Taking a multivitamin is a common fix for people who think it will fill in what is missing. What is missing may be way more than what a multivitamin can provide, if there are true deficiencies. Micronutrient testing can look at 35-plus nutritional components, including vitamins, minerals, antioxidants, metabolites, and amino acids that may be missing in our patients.
So why not just throw in a couple of extra supplements without testing? There is a good reason for saying no. Some micronutrients work better in conjunctions with others. Calcium is best absorbed with nutrients like vitamin D, vitamin K and magnesium. Some supplements will actually interfere with or potentiate absorption. For example, vitamin C will increase iron absorption, while calcium can reduce iron absorption (2). Testing allows you to accurately assess for need and over-consumption.
The following can be assessed easily from a simple blood sample: Vitamin A, B1, B2, B3, B6, B12, biotin, folate, pantothenate, vitamin C, vitamin D, vitamin K, calcium, magnesium, manganese, zinc, copper, iron, the 9 essential amino acids, alpha lipoid acid, CoQ10, glutathione, selenium, vitamin E, choline, inositol, carnitine, methyl melonic acid, chromium, oleic Acid, and intracellular RBC magnesium, folate, iron and omega fatty acids.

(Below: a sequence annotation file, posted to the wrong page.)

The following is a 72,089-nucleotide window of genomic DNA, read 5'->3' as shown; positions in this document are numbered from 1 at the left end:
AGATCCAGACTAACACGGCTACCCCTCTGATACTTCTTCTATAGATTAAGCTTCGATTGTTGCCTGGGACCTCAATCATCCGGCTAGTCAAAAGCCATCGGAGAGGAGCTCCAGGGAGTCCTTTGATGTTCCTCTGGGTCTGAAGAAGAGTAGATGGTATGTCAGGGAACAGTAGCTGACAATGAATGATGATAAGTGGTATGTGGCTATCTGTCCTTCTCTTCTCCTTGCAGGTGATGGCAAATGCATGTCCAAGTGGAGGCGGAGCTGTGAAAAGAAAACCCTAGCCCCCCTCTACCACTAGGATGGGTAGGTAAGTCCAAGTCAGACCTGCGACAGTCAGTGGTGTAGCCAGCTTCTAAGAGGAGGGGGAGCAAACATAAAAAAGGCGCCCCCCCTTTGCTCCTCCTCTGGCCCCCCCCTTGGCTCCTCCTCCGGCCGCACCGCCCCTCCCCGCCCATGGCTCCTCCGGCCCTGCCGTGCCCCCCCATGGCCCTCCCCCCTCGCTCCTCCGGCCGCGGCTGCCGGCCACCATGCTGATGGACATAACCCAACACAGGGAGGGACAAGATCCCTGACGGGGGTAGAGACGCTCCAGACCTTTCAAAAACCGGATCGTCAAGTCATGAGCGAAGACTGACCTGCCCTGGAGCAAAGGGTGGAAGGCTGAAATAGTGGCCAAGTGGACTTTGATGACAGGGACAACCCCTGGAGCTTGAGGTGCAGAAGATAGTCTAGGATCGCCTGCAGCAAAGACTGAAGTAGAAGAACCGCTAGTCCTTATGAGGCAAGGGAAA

Vibrant America, a lab that provides a micronutrient test that chiropractic physicians can order, states that there are multiple benefits to both extracellular and intracellular testing of these nutrients. Extracellular testing can “identify baseline deficiencies, deter higher than normal levels, identify excesses of nutrients caused by uncontrolled supplementation to prevent toxicity, avoid unnecessary spending on costly supplements and look at the nutritional status.” Deficiencies of extracellular micronutrients have correlated to multiple chronic diseases including cancer, Alzheimer’s, diabetes and cardiovascular disease. (3, 4, 5, 6) Intracellular testing can give a better look at the nutritional status of your patient for the last 4-6 months. This is a much more sensitive tissue measurement for absorption.
An easy way to see if your patients could benefit from micronutrient testing is to ask a few questions that can reveal the possibility of a deficiency: